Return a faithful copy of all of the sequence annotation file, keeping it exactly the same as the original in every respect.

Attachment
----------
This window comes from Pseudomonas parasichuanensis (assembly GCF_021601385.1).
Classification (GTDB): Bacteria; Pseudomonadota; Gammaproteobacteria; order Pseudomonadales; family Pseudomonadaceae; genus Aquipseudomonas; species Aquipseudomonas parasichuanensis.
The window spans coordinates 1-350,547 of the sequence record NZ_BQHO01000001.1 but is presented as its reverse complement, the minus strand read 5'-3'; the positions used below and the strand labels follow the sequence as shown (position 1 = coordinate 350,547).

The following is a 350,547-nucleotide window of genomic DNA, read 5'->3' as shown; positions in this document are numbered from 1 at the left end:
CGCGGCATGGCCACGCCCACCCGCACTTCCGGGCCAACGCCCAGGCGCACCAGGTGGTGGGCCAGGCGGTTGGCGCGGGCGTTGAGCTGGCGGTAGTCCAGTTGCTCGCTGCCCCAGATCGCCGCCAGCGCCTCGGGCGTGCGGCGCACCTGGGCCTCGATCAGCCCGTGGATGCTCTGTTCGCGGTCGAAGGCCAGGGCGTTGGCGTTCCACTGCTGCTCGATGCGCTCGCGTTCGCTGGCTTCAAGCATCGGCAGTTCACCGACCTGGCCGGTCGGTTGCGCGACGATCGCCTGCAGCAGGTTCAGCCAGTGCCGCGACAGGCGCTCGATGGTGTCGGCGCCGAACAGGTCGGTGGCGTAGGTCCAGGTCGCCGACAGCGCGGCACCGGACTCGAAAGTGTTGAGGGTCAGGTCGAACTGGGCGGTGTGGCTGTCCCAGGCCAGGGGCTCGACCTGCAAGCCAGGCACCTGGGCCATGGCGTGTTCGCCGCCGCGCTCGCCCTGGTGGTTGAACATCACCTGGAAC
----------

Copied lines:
This window comes from Pseudomonas parasichuanensis (assembly GCF_021601385.1).
Classification (GTDB): Bacteria; Pseudomonadota; Gammaproteobacteria; order Pseudomonadales; family Pseudomonadaceae; genus Aquipseudomonas; species Aquipseudomonas parasichuanensis.
The window spans coordinates 1-350,547 of the sequence record NZ_BQHO01000001.1 but is presented as its reverse complement, the minus strand read 5'-3'; the positions used below and the strand labels follow the sequence as shown (position 1 = coordinate 350,547).

The following is a 350,547-nucleotide window of genomic DNA, read 5'->3' as shown; positions in this document are numbered from 1 at the left end:
CGCGGCATGGCCACGCCCACCCGCACTTCCGGGCCAACGCCCAGGCGCACCAGGTGGTGGGCCAGGCGGTTGGCGCGGGCGTTGAGCTGGCGGTAGTCCAGTTGCTCGCTGCCCCAGATCGCCGCCAGCGCCTCGGGCGTGCGGCGCACCTGGGCCTCGATCAGCCCGTGGATGCTCTGTTCGCGGTCGAAGGCCAGGGCGTTGGCGTTCCACTGCTGCTCGATGCGCTCGCGTTCGCTGGCTTCAAGCATCGGCAGTTCACCGACCTGGCCGGTCGGTTGCGCGACGATCGCCTGCAGCAGGTTCAGCCAGTGCCGCGACAGGCGCTCGATGGTGTCGGCGCCGAACAGGTCGGTGGCGTAGGTCCAGGTCGCCGACAGCGCGGCACCGGACTCGAAAGTGTTGAGGGTCAGGTCGAACTGGGCGGTGTGGCTGTCCCAGGCCAGGGGCTCGACCTGCAAGCCAGGCACCTGGGCCATGGCGTGTTCGCCGCCGCGCTCGCCCTGGTGGTTGAACATCACCTGGAAC